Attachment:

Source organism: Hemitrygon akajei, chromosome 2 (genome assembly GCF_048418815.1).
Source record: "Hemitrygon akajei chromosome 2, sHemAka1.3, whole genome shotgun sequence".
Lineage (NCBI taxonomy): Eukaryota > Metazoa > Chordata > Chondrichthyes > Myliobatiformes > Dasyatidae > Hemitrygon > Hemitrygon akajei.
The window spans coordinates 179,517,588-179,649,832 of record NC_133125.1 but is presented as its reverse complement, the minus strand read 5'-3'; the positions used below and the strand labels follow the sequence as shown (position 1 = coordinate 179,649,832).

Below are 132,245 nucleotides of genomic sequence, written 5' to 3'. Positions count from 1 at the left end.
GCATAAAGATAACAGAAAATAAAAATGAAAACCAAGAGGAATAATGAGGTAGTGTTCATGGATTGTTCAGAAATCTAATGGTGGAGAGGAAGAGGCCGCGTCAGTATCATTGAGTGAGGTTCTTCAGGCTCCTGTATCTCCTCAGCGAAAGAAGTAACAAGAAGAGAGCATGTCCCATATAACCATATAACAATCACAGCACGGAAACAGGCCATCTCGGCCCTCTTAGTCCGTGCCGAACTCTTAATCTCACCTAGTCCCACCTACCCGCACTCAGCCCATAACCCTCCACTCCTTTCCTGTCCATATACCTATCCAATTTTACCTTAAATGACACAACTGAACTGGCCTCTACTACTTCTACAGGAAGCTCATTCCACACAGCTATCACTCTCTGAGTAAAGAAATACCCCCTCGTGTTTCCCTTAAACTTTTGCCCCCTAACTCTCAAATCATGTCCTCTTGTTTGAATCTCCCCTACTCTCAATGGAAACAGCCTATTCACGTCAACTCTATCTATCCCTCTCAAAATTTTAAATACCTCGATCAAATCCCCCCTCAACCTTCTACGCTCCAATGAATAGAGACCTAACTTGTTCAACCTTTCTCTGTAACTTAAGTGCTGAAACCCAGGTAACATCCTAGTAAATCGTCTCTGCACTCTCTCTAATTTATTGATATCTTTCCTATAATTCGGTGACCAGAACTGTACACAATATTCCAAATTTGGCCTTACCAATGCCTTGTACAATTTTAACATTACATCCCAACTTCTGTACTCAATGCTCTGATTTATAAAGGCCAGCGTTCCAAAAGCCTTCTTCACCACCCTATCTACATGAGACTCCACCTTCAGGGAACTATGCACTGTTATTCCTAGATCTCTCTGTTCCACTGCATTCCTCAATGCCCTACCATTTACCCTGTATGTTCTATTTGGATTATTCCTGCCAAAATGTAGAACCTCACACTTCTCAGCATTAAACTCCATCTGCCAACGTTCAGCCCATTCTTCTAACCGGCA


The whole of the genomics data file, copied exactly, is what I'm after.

Source organism: Hemitrygon akajei, chromosome 2 (genome assembly GCF_048418815.1).
Source record: "Hemitrygon akajei chromosome 2, sHemAka1.3, whole genome shotgun sequence".
Lineage (NCBI taxonomy): Eukaryota > Metazoa > Chordata > Chondrichthyes > Myliobatiformes > Dasyatidae > Hemitrygon > Hemitrygon akajei.
The window spans coordinates 179,517,588-179,649,832 of record NC_133125.1 but is presented as its reverse complement, the minus strand read 5'-3'; the positions used below and the strand labels follow the sequence as shown (position 1 = coordinate 179,649,832).

Below are 132,245 nucleotides of genomic sequence, written 5' to 3'. Positions count from 1 at the left end.
GCATAAAGATAACAGAAAATAAAAATGAAAACCAAGAGGAATAATGAGGTAGTGTTCATGGATTGTTCAGAAATCTAATGGTGGAGAGGAAGAGGCCGCGTCAGTATCATTGAGTGAGGTTCTTCAGGCTCCTGTATCTCCTCAGCGAAAGAAGTAACAAGAAGAGAGCATGTCCCATATAACCATATAACAATCACAGCACGGAAACAGGCCATCTCGGCCCTCTTAGTCCGTGCCGAACTCTTAATCTCACCTAGTCCCACCTACCCGCACTCAGCCCATAACCCTCCACTCCTTTCCTGTCCATATACCTATCCAATTTTACCTTAAATGACACAACTGAACTGGCCTCTACTACTTCTACAGGAAGCTCATTCCACACAGCTATCACTCTCTGAGTAAAGAAATACCCCCTCGTGTTTCCCTTAAACTTTTGCCCCCTAACTCTCAAATCATGTCCTCTTGTTTGAATCTCCCCTACTCTCAATGGAAACAGCCTATTCACGTCAACTCTATCTATCCCTCTCAAAATTTTAAATACCTCGATCAAATCCCCCCTCAACCTTCTACGCTCCAATGAATAGAGACCTAACTTGTTCAACCTTTCTCTGTAACTTAAGTGCTGAAACCCAGGTAACATCCTAGTAAATCGTCTCTGCACTCTCTCTAATTTATTGATATCTTTCCTATAATTCGGTGACCAGAACTGTACACAATATTCCAAATTTGGCCTTACCAATGCCTTGTACAATTTTAACATTACATCCCAACTTCTGTACTCAATGCTCTGATTTATAAAGGCCAGCGTTCCAAAAGCCTTCTTCACCACCCTATCTACATGAGACTCCACCTTCAGGGAACTATGCACTGTTATTCCTAGATCTCTCTGTTCCACTGCATTCCTCAATGCCCTACCATTTACCCTGTATGTTCTATTTGGATTATTCCTGCCAAAATGTAGAACCTCACACTTCTCAGCATTAAACTCCATCTGCCAACGTTCAGCCCATTCTTCTAACCGGCA